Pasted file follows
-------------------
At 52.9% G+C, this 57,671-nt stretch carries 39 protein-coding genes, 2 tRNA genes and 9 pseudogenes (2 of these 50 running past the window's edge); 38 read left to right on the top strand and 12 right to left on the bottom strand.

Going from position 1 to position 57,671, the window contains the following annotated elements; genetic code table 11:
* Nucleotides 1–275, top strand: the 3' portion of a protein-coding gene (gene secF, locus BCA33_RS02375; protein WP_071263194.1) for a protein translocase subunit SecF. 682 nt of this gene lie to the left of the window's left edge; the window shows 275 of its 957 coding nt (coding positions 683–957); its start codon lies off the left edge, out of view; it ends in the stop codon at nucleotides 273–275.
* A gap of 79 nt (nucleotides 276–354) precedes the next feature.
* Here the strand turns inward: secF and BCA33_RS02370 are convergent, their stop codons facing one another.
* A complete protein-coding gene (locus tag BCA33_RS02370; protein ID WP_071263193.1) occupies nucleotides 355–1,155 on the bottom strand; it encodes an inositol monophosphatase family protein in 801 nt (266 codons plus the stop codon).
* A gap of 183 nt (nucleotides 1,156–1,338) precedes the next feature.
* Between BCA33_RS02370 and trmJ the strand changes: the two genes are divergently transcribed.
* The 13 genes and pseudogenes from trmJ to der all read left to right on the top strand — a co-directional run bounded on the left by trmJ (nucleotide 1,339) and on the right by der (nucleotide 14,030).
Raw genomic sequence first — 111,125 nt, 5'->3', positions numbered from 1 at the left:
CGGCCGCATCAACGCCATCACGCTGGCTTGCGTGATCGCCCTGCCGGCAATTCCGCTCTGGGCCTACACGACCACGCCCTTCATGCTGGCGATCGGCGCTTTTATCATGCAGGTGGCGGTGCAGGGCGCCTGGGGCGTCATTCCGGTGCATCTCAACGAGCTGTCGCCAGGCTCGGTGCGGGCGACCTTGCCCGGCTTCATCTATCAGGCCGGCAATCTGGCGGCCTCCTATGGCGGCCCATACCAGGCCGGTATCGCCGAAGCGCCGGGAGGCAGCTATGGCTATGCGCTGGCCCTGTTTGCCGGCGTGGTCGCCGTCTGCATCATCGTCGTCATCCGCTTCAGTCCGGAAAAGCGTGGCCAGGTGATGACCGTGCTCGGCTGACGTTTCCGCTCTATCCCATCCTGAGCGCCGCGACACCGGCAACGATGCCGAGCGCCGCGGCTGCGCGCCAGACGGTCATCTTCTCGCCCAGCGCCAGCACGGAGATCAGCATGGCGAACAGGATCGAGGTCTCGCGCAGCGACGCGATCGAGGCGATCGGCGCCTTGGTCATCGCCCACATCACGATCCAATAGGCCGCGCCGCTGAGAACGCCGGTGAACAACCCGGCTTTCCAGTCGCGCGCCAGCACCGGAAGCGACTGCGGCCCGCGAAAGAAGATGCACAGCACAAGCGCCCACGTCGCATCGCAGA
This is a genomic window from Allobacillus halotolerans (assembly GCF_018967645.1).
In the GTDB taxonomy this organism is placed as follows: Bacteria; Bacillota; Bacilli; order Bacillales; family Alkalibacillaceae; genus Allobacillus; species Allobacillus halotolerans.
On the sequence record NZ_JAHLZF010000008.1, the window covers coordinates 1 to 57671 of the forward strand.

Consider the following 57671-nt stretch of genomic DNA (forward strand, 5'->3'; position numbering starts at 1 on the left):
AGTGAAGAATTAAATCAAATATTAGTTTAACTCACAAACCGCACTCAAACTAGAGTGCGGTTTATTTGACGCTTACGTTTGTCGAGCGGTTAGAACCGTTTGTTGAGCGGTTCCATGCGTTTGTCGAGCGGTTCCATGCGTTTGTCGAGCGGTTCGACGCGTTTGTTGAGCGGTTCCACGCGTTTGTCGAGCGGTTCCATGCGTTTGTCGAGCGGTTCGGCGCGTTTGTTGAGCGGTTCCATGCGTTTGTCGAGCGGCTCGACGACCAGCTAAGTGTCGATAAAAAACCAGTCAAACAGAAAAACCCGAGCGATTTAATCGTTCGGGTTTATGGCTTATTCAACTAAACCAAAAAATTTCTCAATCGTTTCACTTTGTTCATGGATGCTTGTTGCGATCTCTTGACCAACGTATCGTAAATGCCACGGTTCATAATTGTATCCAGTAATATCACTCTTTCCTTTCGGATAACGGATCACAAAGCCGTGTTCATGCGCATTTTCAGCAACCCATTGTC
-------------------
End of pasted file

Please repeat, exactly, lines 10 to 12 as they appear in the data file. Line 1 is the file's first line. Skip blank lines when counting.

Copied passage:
Raw genomic sequence first — 111,125 nt, 5'->3', positions numbered from 1 at the left:
CGGCCGCATCAACGCCATCACGCTGGCTTGCGTGATCGCCCTGCCGGCAATTCCGCTCTGGGCCTACACGACCACGCCCTTCATGCTGGCGATCGGCGCTTTTATCATGCAGGTGGCGGTGCAGGGCGCCTGGGGCGTCATTCCGGTGCATCTCAACGAGCTGTCGCCAGGCTCGGTGCGGGCGACCTTGCCCGGCTTCATCTATCAGGCCGGCAATCTGGCGGCCTCCTATGGCGGCCCATACCAGGCCGGTATCGCCGAAGCGCCGGGAGGCAGCTATGGCTATGCGCTGGCCCTGTTTGCCGGCGTGGTCGCCGTCTGCATCATCGTCGTCATCCGCTTCAGTCCGGAAAAGCGTGGCCAGGTGATGACCGTGCTCGGCTGACGTTTCCGCTCTATCCCATCCTGAGCGCCGCGACACCGGCAACGATGCCGAGCGCCGCGGCTGCGCGCCAGACGGTCATCTTCTCGCCCAGCGCCAGCACGGAGATCAGCATGGCGAACAGGATCGAGGTCTCGCGCAGCGACGCGATCGAGGCGATCGGCGCCTTGGTCATCGCCCACATCACGATCCAATAGGCCGCGCCGCTGAGAACGCCGGTGAACAACCCGGCTTTCCAGTCGCGCGCCAGCACCGGAAGCGACTGCGGCCCGCGAAAGAAGATGCACAGCACAAGCGCCCACGTCGCATCGCAGA
This is a genomic window from Allobacillus halotolerans (assembly GCF_018967645.1).